I hope it's more effective than their stealth fighter/gunships and tanks. There's an awful lot of bluster and hype with their military developments and very little substance. The only developments that seem to stand the test of time and battle seem to be TOT systems, typically of Chinese or Russian origin.

ndad

SSAAD and S.Q like this

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Posted · Report post

I hope it's more effective than their stealth fighter/gunships and tanks. There's an awful lot of bluster and hype with their military developments and very little substance. The only developments that seem to stand the test of time and battle seem to be TOT systems, typically of Chinese or Russian origin.

ndad

 

There is enough evidence to suggest that the Iranians have been quite effective in building radar systems, there are whole suite of different types demonstrated, so i do think it is a skill that they have effectively mastered.

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Posted · Report post

Nobody knows.  They themselves announce it and after a few years nobody knows the operational status of the platform.  I doubt their operational capacity is anywhere close to what they claim.  There is only so much you can produce inhouse without collaboration and support.  Unless they have a ton of expats returning and joining the defense industry, I do not see how Iran can have as much capability as they claim to have.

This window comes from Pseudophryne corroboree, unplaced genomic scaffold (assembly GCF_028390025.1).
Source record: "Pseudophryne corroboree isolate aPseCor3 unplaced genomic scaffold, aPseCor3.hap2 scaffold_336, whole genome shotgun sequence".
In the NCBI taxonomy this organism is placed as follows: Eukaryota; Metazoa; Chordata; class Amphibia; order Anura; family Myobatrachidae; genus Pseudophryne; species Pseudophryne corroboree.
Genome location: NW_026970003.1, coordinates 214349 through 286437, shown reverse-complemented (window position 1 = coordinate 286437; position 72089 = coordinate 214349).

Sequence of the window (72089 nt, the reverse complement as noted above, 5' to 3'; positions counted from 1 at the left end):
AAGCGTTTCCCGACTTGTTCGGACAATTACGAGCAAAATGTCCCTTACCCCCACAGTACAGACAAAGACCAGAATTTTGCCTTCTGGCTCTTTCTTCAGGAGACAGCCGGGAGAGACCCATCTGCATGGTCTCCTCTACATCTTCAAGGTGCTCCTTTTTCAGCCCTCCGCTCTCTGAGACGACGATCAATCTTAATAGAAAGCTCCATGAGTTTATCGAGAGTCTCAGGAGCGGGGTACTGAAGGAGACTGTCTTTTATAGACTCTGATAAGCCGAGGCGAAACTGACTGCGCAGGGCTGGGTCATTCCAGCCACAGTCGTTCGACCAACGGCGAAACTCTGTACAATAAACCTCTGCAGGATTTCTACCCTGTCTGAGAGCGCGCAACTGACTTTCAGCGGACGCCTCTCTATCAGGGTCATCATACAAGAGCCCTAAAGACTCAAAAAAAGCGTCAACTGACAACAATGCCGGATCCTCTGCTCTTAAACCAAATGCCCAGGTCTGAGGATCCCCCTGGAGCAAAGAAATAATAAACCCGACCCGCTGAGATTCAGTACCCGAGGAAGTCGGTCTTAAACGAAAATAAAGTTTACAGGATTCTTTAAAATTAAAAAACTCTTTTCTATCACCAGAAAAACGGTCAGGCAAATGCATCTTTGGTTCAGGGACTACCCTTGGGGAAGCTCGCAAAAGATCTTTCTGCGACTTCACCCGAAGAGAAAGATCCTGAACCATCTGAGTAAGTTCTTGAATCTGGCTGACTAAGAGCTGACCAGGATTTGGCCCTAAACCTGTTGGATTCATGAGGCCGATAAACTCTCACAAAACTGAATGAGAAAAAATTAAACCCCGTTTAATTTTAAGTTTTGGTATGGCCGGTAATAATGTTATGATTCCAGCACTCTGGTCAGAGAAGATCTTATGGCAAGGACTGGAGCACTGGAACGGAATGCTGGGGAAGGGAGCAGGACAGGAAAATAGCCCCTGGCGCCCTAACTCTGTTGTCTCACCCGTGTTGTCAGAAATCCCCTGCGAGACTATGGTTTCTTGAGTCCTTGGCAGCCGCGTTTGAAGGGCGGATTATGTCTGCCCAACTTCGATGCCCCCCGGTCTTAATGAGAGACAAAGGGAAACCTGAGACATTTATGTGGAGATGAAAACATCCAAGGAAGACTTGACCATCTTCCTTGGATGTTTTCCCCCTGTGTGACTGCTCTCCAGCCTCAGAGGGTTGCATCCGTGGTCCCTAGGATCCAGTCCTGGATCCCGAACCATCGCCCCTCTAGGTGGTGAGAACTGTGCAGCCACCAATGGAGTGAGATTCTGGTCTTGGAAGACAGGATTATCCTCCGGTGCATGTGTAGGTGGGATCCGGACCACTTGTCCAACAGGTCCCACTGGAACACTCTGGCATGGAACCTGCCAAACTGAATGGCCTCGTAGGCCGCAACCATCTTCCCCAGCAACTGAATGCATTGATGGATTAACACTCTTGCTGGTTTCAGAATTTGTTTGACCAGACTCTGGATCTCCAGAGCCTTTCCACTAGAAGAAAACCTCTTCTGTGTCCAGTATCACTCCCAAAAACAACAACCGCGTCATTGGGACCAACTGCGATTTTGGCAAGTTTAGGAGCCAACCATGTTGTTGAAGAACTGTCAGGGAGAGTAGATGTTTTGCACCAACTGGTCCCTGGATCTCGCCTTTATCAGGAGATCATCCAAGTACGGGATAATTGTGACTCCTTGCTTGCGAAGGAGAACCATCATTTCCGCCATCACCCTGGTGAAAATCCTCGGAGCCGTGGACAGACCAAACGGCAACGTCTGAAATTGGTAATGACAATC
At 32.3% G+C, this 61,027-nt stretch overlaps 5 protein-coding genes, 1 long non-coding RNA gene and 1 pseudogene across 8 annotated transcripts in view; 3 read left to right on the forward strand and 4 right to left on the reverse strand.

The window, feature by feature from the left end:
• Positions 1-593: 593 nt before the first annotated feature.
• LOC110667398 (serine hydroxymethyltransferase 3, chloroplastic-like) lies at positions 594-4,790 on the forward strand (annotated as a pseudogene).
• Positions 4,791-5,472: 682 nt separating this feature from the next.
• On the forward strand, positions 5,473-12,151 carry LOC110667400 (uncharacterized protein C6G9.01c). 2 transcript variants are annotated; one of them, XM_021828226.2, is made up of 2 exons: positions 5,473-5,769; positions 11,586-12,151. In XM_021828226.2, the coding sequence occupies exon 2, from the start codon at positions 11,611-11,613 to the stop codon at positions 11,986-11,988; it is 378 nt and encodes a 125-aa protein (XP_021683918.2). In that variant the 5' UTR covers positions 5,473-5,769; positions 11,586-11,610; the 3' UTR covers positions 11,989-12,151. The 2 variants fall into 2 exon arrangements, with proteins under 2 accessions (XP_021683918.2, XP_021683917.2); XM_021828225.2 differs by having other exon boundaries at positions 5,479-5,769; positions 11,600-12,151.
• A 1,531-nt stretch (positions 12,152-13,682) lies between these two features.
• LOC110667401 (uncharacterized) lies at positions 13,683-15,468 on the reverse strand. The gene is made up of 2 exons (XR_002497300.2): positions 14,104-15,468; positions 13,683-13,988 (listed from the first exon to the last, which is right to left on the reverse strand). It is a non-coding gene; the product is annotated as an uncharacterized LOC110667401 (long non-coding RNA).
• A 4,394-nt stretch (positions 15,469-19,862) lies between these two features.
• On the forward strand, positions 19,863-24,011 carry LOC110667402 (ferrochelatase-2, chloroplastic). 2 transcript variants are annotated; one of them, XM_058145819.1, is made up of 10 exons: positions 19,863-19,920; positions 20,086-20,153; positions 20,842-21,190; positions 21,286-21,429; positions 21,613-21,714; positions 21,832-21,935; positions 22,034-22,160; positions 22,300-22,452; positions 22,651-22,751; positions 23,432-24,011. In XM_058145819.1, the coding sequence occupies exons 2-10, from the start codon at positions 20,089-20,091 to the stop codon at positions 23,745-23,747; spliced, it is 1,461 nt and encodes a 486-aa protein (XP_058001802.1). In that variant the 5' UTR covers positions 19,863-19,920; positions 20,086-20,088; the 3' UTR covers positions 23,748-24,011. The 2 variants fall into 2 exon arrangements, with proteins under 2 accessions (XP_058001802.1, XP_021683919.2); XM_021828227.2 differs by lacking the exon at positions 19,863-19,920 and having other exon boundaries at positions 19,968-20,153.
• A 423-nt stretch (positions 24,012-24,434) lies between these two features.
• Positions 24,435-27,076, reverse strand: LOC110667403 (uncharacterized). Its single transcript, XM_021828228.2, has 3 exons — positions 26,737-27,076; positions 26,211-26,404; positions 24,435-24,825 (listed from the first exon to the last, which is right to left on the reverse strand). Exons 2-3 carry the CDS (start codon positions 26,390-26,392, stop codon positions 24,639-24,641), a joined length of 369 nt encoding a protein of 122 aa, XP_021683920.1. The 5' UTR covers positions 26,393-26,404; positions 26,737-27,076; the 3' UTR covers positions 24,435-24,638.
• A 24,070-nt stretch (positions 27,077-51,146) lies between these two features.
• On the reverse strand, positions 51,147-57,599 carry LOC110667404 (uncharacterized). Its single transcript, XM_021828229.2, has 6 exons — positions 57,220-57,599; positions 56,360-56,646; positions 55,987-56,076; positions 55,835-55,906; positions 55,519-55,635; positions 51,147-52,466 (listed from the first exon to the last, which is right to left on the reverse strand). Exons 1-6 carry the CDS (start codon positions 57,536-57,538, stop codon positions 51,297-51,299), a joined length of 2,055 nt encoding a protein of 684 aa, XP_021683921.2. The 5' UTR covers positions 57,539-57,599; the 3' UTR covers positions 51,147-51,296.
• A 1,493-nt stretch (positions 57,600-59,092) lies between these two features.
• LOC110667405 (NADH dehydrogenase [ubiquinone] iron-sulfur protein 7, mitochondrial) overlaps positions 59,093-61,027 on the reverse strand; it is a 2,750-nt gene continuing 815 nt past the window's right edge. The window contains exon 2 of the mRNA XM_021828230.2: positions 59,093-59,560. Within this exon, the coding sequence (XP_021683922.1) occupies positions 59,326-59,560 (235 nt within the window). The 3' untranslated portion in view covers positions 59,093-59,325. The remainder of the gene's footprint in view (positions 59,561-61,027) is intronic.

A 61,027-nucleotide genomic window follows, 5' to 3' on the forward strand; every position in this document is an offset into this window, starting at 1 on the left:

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Posted · Report post

Iranians are able to build one of everything. 

 

Just the other day they displayed their very first jet-fighter engine which was the mirror copy of GE J-85 which powers F-5

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Posted · Report post

I went on a hunch and purchased the digital version of the book 'Iranian F-14 Tomcat Units in Combat'

 

Being pre-teen during the Iran Iraq war and being a devoted fan of the Tomcat throughout (I probably put together a dozen models), I felt I had get this this.

While this book re-counts only pilot's stories and there are no names or documented evidence, I still feel its an insightful read.

At the height of Iran-Iraq war and the media (military or otherwise) would always give the Iraqi side, with its more modern air force inflicted unlimited harm on Iran's largely grounded jets. This book gives a decent insight into the sort of operations a smaller and cannibalized fleet carried out against the Iraqis. Once released from prison by the Revolutionary Guards, the US-trained pilots were true tacticians in employing their weapons in a way otherwise never done with the Phoenix/AWG-9 till then or since then.

I had a bit of skepticism reading into this: what if this was all the Iranian pilots that were interviewed wished they had fought the war vs. what they actually did so take it as half truth.